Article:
Happy AAPI Month!
We can thank one woman for Asian- American Heritage Month: Jeanie Jew. This former Capitol Hill staffer proposed this idea to Representative Frank Norton of New York during the mid-1970s, around the time of Black History Month ( signed by President Gerald Ford in 1976) and Hispanic Heritage Week (signed by Lyndon B. Johnson in 1968). Her commitment to bringing Asian Pacific American heritage and contributions to light was personal: Jew's great-grandfather, M.Y. Lee, emigrated to the U.S. in the 1800s to work on the transcontinental railroad. Many Chinese not only worked on the railroad but in gold mines, factories, and farms to support their families back home.
As the Chinese population increased, the anti-Chinese resentment increased. These economic and cultural tensions stemmed from establishing their communities, becoming entrepreneurs, and non-Chinese workers' fear of being replaced with cheap labor. Some non-Chinese workers resorted to violence to maintain their positionality. In 1871, Chinese immigrants in Los Angeles, California were killed, harassed, and robbed by approximately 500 Hispanic and white workers. Jew's great-grandfather eventually became a businessman and later died of the same fate.
To maintain the "integrity" of America, in 1882, President Chester A. Arthur signed the Chinese Exclusion Act into law which provided a 10-ban against the immigration of Chinese laborers to uphold America's cultural and moral values and decrease racial mixing. The Geary Act reinforced this law by requiring Chinese immigrants to carry permits or face possible deportation. Abolitionist Frederick Douglass once stated, “It is this great right that I assert for the Chinese and Japanese, and all other varieties of men equally with yourselves, now and forever. I know of no rights of race superior to the rights of humanity, and when there is a supposed conflict between human and national rights, it is safe to go to the side of humanity."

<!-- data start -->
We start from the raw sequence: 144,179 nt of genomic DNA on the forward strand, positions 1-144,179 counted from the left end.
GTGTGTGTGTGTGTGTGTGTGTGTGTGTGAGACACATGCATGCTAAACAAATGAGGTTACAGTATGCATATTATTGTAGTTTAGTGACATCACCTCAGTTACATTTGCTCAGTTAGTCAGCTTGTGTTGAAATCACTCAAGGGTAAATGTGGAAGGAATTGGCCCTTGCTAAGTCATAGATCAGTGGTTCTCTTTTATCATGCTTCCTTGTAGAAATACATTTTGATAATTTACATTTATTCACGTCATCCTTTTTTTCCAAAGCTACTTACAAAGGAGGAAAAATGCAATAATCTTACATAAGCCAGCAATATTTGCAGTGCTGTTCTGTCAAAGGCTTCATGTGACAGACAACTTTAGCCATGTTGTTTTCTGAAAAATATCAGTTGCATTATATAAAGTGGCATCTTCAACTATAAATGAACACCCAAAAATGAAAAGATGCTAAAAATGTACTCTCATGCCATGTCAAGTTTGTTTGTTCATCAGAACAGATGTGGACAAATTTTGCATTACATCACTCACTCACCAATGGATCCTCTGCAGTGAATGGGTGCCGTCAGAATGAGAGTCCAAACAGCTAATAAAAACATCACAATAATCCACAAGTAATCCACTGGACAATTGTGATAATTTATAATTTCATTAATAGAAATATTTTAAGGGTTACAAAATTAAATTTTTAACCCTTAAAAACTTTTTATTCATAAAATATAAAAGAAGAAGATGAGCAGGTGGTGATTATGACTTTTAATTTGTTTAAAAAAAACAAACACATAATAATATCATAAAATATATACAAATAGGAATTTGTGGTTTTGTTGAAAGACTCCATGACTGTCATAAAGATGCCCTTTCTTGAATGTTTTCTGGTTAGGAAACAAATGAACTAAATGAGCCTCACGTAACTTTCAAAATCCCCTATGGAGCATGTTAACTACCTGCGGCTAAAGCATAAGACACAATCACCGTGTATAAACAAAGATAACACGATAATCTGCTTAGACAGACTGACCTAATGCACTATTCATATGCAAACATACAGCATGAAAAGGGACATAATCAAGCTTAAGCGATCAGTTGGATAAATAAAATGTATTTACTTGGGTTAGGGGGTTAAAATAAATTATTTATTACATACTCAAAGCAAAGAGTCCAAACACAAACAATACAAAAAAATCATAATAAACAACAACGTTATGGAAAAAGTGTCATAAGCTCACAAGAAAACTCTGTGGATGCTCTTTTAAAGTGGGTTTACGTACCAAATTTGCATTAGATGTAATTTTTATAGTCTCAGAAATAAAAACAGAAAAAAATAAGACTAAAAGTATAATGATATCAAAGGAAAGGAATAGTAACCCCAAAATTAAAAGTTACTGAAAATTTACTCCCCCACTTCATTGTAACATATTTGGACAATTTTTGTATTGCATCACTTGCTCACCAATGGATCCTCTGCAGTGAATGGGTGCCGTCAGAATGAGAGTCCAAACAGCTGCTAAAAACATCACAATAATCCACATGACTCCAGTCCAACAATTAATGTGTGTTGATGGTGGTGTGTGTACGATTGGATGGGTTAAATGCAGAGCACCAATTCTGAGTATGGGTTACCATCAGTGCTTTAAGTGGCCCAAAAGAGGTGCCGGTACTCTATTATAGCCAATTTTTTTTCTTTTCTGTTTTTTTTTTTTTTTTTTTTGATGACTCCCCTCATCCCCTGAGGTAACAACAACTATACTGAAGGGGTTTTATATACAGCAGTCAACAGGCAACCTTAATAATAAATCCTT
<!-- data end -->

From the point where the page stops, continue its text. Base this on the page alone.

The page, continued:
Between 1907-08, President Theodore Roosevelt made a compromise with Japan. The Gentleman's Agreement forced San Francisco to abolish its Japanese-American school segregation order in exchange for Japan to deny emigration passports to Japanese laborers while simultaneously allowing wives, children, and parents of current immigrants permission to emigrate to the United States. In 1977, Jew and Ruby Moy, New York Representative Frank Norton's Chief of Staff, spearheaded the efforts to gain support for this proclamation. When Norton introduced House Joint Resolution 540 in 1977, it did not pass. He and Norman Mineta, Representative of California, proposed House Joint Resolution 1007 to proclaim the first ten days of May to become Asian American Heritage Week which commemorates: the first known arrival of the first Japanese immigrant to the United States on May 7, 1843, and secondly to honor the completion of the transcontinental railroad on May 10, 1869, constructed by almost 20,000 Chinese workers (this included the seventh and tenth of the month). After it passed in Congress on October 5, 1978, President Jimmy Carter signed the resolution into law (Public Law-95-419). In 1990, President George H.W. Bush president signed a bill extending it to a month. In 2009, they renamed Asian/Pacific American Heritage Month to Asian- American Pacific Islander (AAPI) Heritage Month.
Today, 22.9 million Asians are living in the United States. Budiman and Ruiz's Pew Research article states that Asian Americans are the fastest-growing ethnic and racial groups in the United States. These individuals represent 7.2% of the U.S. population and primarily reside in the western and southern states. They are from more than 20 countries in East and Southeast Asia and the Indian subcontinent, mainly China, India, the Philippines, Vietnam, Korea, and Japan. From 2000 to 2019, the Asian population grew by 81 %. Congresswoman Nydia Velasquez once stated, “As we take the month of May to celebrate the Asian community, we can expect Asian Americans and Pacific Islanders to continue contributing to our country's achievements. This May, we should all take time to honor their commitment and sacrifices to our nation."
Asians are the Fastest Growing Racial or Ethnic Group in the U.S.
Chinese Exclusion Act
Chinese New Year!
Dragon Boat Festival
Coming of Age Day
The Chinese invented the pinata.